The government says the economy will improve in the next few months with higher oil prices. It also forecasts stability in the Delta. “The International Monetary Fund forecasts growth of 0.8 per cent in 2017,” the Financial Times says.

Nigeria’s Economic Woes – A Look of Optimism 

Meanwhile, reports that the Nigerian government seems to be energized with President Buhari on sick leave in London. He turned over power to Vice President Yemi Osinbajo when he departed.

Nigeria's Vice President Osinbajo, in charge while Buhari is on medical leave

Nigeria’s Vice President Osinbajo, in charge while Buhari is on medical leave.

And Osinbajo is, according to Reuters, “getting work done. He has relaxed visa rules to lure foreign investors — a plan drawn up by Buhari but which like others got stuck in his chief of staff’s office, according to diplomats.”

Unlike Buhari, he extends his working hours to 7 pm. So staff at the official residence have to work longer hours. He has visited the Niger Delta and the commercial capital Lagos which Buhari had not done. It appears that militant attacks on pipelines in the Delta have fallen since Osinbajo “promised to drag the region out of poverty in a flurry of speeches.”

Buhari has opposed devaluing the currency, but last week, “policymakers effectively devalued the currency for private individuals . . . With the president absent, last week’s move was seen as testing the waters for a broader weakening.”

Osinbajo, according to the article, is acting with the full knowledge and consent of Buhari. In fact, some of the areas being addressed were already in the works when Buhari left.

Harvard Law Review

Harvard Law Review has elected its first African-American female president. When I read the headline, I thought, it has to be a Nigerian or daughter of Nigerians. And I was right! Call me a Nigerian nationalist if you want!

Imeime Umana, new head of Harvard Law Review

Imeime Umana, new head of Harvard Law Review

“ImeIme (pronounced “Ah-MAY-may”) Umana, 24, the third-oldest of four daughters of Nigerian immigrants, was elected on Jan. 29 by the review’s 92 student editors as the president of its 131st volume,” the NY Times said.

The NY Times article concluded with this. “Ms. Umana said she was keenly aware of the divide between the elite ecosystem in which she was immersed and the lives of the marginalized women she hopes to represent. ‘I can’t help but think of the multitude of young black women who will never be anywhere near such an amount of privilege,’ she said.”

Debate about her ethnicity is raging in one online Nigerian media. Igbo? That’s my guess!. Efik? Akwa-Ibom? I just sent her a Tweet and asked! Will she answer?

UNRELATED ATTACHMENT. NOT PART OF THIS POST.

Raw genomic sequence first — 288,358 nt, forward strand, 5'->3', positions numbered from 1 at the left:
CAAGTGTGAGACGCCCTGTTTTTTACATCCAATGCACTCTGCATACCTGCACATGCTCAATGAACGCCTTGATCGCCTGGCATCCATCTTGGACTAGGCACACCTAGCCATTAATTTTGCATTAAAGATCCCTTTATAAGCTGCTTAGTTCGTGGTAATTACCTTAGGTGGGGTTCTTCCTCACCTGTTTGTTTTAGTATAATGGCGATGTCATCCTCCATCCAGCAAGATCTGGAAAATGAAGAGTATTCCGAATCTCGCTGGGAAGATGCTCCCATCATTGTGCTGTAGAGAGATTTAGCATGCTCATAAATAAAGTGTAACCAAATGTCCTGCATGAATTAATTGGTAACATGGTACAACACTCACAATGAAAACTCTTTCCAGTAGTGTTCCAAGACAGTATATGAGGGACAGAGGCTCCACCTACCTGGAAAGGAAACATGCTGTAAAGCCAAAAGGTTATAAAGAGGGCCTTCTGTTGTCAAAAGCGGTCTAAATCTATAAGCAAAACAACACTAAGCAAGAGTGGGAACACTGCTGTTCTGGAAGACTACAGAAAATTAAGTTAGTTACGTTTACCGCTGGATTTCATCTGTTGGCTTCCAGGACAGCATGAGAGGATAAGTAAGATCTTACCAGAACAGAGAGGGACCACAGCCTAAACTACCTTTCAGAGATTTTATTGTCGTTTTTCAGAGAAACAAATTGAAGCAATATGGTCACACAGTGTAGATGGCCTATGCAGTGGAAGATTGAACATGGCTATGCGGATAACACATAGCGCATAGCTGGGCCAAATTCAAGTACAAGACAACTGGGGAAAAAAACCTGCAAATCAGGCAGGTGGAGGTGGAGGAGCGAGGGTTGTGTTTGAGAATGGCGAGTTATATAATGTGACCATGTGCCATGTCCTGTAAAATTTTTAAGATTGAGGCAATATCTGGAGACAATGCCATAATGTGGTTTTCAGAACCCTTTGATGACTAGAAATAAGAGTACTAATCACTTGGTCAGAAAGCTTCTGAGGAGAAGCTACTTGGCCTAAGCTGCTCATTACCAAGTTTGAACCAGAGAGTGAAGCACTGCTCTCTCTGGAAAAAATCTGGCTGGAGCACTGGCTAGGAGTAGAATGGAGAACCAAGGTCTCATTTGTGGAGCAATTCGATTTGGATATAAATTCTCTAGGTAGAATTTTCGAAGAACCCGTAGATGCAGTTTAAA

Africa’s Great Civilizations

A Nok sculpture now in the Louvre

A Nok sculpture now in the Louvre

PBS has been airing a series on Africa’s Great Civilizations this week. I’ve watched bits and pieces. What I’ve seen is impressive. I look forward to watching the whole series.

Henry Louis Gates, host, talked about the Nok people. I first learned about the Nok culture in Nigeria during Peace Corps training. The anthropologists Simon and Phoebe Ottenberg showed us pictures of the terracotta sculptures, first discovered in 1928.

The Wikipedia article says, “The Nok Culture appeared in northern Nigeria around 1000 BCE and vanished under unknown circumstances around 500 CE, thus having lasted for approximately 1,500 years.”

The area where Nok items have been found

The area where Nok items have been found

The article has fascinating details of not just the heads, but tools, pottery, and “charred plant remains.”

I especially love this description of the presumed farming method used by the Nok people. [They] probably used an agroforestry system which is a plot of land of cultivated crops with useful trees in the same plot of land. These plots are ecologically sustainable.”

What happens today in West Africa? Wikipedia says, “Most West African trees are not domesticated but are part of the wild vegetation which is left after farmers clear their fields of their crops. Because they are left to grow they multiply naturally without needing to be planted.”

In Clem’s town of Nanka, I’ve seen trees in the middle of farming plots. And we have a coconut palm tree growing in our compound. Next door there’s a mango tree. Both have been there forever, it seems, bearing fruit.

Bylaws and Constitutions

When we formed Nigerwives in 1979, I took on the task of drafting bylaws. Today, 38 years later, I’m chair of the bylaws and rules committee of the US National Committee for UN Women. I’ve promised to send the draft of recommended changes to my committee tonight.

I’m also convener of the Constitution Revision Task Force for my Unitarian Church. We’re almost finished with our work. We’ll present recommendations to the board on March 21.

Do you like to work on bylaws and rules?

February 26, 2017
by Catherine Onyemelukwe

Kitchen Cabinet

The book, The President's Kitchen Cabinet"

The book, The President’s Kitchen Cabinet”

The President’s Kitchen Cabinet

The author Adrian Miller wrote Inside the President’s Kitchen Cabinet, The Story of the African Americans Who Have Fed Our First Families, from the Washingtons to the Obamas.